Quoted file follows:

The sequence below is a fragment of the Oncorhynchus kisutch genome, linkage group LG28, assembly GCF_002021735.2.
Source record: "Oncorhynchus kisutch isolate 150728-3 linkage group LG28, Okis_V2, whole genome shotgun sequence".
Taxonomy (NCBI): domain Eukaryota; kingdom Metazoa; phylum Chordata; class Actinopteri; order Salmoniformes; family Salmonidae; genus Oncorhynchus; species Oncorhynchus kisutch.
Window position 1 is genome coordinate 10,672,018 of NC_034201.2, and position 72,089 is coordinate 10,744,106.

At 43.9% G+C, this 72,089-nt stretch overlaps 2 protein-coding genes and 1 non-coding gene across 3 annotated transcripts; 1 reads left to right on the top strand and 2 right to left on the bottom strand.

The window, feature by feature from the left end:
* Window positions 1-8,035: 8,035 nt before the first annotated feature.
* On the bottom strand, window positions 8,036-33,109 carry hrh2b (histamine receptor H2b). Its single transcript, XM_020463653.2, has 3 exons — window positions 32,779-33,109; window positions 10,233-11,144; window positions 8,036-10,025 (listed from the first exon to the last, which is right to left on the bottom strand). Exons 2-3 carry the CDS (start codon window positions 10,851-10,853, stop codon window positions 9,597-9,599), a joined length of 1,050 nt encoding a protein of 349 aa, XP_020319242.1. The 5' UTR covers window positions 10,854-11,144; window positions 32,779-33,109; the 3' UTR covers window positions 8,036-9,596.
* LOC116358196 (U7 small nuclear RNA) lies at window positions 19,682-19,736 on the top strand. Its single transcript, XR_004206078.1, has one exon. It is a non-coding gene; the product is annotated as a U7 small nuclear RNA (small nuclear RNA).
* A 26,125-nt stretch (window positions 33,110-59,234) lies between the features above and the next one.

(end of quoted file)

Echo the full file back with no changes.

The sequence below is a fragment of the Oncorhynchus kisutch genome, linkage group LG28, assembly GCF_002021735.2.
Source record: "Oncorhynchus kisutch isolate 150728-3 linkage group LG28, Okis_V2, whole genome shotgun sequence".
Taxonomy (NCBI): domain Eukaryota; kingdom Metazoa; phylum Chordata; class Actinopteri; order Salmoniformes; family Salmonidae; genus Oncorhynchus; species Oncorhynchus kisutch.
Window position 1 is genome coordinate 10,672,018 of NC_034201.2, and position 72,089 is coordinate 10,744,106.

At 43.9% G+C, this 72,089-nt stretch overlaps 2 protein-coding genes and 1 non-coding gene across 3 annotated transcripts; 1 reads left to right on the top strand and 2 right to left on the bottom strand.

The window, feature by feature from the left end:
* Window positions 1-8,035: 8,035 nt before the first annotated feature.
* On the bottom strand, window positions 8,036-33,109 carry hrh2b (histamine receptor H2b). Its single transcript, XM_020463653.2, has 3 exons — window positions 32,779-33,109; window positions 10,233-11,144; window positions 8,036-10,025 (listed from the first exon to the last, which is right to left on the bottom strand). Exons 2-3 carry the CDS (start codon window positions 10,851-10,853, stop codon window positions 9,597-9,599), a joined length of 1,050 nt encoding a protein of 349 aa, XP_020319242.1. The 5' UTR covers window positions 10,854-11,144; window positions 32,779-33,109; the 3' UTR covers window positions 8,036-9,596.
* LOC116358196 (U7 small nuclear RNA) lies at window positions 19,682-19,736 on the top strand. Its single transcript, XR_004206078.1, has one exon. It is a non-coding gene; the product is annotated as a U7 small nuclear RNA (small nuclear RNA).
* A 26,125-nt stretch (window positions 33,110-59,234) lies between the features above and the next one.